Recently, I was given the opportunity to help a growing small online business with some technical challenges.
After studying their business and technology environment, I realized the following:
- The organization carries many of its business operations utilizing a CRM (Customer Relationship Management) system.
- The end user product is delivered through an LMS (Learning Management System).
- Integrations between both of these systems are handled through a series of PHP Endpoints that are bundled in a WordPress plugin and hosted on a virtual private server.
The most apparent problems of this setup were:
- Requesting changes to the layer can be costly and time consuming.
- It is difficult to work with the integration layer because it is written in dated PHP code that most new programmers would have a hard time understanding.
- The layer is bundled up as a WordPress plugin that is written by a vendor. This makes it difficult for a developer to modify it, even if the developer knows how to work with the code.
- The layer is hosted on VPS with limited resources and through a WordPress website. This results in poor performance which leads to failed calls and ruptured integration processes. Additionally, the current codebase is not written in a defensive manner and provides no logging or crash reporting.
After learning the problem, I quickly realized that rewriting this integration layer would be a great candidate for a serverless solution. I am opting to utilize a Firebase solution. Here are some of the benefits:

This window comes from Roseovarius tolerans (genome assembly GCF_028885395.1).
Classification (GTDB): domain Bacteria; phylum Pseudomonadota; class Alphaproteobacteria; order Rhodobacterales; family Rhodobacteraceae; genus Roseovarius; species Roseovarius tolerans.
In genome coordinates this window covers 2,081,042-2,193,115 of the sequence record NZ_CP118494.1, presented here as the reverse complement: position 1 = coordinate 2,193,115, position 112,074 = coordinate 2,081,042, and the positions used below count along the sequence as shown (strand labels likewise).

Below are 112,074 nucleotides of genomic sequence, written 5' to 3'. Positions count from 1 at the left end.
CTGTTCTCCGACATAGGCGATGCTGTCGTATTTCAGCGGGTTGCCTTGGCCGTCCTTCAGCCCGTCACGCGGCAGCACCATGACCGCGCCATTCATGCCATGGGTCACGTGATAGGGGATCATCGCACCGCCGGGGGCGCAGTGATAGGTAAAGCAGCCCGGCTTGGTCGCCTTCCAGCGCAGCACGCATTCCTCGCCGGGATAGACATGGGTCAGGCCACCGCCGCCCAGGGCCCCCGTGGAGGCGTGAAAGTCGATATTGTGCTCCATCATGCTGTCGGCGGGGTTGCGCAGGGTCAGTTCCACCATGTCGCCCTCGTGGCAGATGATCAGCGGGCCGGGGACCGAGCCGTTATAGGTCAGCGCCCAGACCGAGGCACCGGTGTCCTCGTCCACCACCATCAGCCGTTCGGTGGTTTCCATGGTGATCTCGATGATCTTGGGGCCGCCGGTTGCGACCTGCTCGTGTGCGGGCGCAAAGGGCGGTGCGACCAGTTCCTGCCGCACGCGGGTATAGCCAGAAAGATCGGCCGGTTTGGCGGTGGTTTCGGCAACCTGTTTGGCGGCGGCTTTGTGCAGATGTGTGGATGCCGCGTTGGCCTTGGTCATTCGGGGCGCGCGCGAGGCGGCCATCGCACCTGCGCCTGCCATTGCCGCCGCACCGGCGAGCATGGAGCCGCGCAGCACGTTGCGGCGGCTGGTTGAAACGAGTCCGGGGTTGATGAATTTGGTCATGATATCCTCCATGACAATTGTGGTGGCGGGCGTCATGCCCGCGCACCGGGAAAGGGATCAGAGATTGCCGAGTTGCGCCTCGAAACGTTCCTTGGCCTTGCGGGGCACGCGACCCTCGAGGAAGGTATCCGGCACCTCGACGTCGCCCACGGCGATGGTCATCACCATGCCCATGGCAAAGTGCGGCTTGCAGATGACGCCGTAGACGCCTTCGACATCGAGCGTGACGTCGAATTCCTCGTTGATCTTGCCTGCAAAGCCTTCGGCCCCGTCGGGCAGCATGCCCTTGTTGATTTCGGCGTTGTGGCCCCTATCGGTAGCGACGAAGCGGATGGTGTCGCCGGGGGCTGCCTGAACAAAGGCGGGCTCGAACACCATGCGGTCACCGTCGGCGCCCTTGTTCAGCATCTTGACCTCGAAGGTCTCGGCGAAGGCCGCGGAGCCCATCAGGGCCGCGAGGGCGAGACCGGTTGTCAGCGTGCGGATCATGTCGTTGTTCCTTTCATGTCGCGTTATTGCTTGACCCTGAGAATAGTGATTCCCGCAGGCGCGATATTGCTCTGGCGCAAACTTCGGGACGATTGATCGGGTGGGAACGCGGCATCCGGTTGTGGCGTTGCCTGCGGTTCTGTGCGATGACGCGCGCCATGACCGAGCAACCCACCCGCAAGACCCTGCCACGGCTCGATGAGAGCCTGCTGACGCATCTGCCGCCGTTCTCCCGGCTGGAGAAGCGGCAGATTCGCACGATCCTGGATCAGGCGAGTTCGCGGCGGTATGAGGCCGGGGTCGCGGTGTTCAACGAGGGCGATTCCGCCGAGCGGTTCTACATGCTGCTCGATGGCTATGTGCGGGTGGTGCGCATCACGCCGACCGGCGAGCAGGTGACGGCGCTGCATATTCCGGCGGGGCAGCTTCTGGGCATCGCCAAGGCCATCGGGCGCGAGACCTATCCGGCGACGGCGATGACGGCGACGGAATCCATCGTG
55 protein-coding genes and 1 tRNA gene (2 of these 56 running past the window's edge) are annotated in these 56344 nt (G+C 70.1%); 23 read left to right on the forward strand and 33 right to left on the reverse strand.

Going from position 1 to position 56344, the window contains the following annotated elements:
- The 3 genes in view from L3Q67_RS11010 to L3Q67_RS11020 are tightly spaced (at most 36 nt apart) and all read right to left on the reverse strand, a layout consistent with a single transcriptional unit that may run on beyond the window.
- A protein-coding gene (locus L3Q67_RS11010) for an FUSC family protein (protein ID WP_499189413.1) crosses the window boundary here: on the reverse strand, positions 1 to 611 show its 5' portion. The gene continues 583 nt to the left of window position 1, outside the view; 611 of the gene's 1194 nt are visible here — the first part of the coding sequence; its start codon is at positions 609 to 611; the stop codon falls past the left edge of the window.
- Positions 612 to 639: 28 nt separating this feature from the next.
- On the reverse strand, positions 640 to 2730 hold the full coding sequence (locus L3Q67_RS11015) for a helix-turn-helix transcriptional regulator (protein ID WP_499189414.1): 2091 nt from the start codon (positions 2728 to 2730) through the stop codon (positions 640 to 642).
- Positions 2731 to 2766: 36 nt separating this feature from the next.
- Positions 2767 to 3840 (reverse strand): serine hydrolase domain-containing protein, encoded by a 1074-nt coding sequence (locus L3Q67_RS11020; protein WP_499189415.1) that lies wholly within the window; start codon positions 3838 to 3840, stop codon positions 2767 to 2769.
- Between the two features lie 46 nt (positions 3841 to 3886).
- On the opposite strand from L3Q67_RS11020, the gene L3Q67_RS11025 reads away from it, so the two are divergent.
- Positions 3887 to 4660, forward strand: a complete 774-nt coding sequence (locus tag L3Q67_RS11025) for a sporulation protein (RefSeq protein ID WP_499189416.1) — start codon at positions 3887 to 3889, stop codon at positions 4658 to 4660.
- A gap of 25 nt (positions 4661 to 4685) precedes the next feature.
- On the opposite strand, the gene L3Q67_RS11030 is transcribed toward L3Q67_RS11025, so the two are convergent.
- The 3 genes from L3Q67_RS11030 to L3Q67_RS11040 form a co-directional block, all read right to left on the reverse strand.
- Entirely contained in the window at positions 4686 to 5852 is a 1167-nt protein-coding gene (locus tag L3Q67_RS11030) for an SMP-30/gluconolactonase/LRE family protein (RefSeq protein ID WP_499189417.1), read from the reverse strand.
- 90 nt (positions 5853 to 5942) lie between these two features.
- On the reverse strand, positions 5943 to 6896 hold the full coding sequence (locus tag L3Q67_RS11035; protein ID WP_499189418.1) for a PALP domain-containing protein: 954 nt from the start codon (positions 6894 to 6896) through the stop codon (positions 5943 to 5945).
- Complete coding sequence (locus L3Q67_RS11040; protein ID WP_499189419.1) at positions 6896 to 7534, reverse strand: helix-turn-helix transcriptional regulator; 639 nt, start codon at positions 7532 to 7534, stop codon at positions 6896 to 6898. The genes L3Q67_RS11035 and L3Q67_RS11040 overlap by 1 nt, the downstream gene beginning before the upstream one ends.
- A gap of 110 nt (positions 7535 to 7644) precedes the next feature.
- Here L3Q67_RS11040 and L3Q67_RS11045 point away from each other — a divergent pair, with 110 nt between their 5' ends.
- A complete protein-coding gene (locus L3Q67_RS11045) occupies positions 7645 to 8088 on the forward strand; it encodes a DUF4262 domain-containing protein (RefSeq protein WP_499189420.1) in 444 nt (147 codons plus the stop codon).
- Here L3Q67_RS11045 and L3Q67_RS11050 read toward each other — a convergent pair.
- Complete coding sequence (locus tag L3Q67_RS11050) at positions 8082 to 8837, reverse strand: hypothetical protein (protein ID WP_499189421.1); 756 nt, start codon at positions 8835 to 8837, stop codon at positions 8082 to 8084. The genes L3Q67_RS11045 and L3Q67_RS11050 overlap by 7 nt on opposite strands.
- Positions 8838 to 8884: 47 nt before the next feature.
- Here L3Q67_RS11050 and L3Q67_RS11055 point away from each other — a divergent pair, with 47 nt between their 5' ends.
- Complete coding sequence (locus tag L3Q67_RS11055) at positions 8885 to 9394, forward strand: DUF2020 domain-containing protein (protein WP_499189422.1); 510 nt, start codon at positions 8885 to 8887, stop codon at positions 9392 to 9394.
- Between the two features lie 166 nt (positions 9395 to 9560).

- The business has limited IT resources, thus offloading the server maintenance to a platform like Firebase will help keep support costs in check.
- Server performance will no longer be an issue as Firebase can handle their volume load without a problem.
- The integration layer costs will come in at a fixed $25 for the Flame pricing plan. The free tier would work, but the integrations require outbound networking. Either way, it is a substantial savings from the current cost as the current layer is hosted and marked up by a vendor.
- The new integration layer will be built under accounts owned by the business, unlike the previous layer, which means that they will not suffer vendor "lock-in".
- Upgrading the integration layer will facilitate new integrations with other new systems that they're bringing in, such as new ticketing systems that expose APIs.
- Additionally, the new solution will feature source control, logging, crash reporting, and a clean code base.
- The implementation strategy I am pursuing is quite simple:
- Set up the Firebase project with 1 integration function
- Consume this integration through a new business process
- Once the model is proven, we can template the solution for future integration endpoints
- At this point, we can also test out integrations with other systems (i.e. the support ticketing system)
- Once everything is solid, begin the migration of the previous PHP endpoints to the new set up
Hope you enjoyed reading. I enjoyed writing :).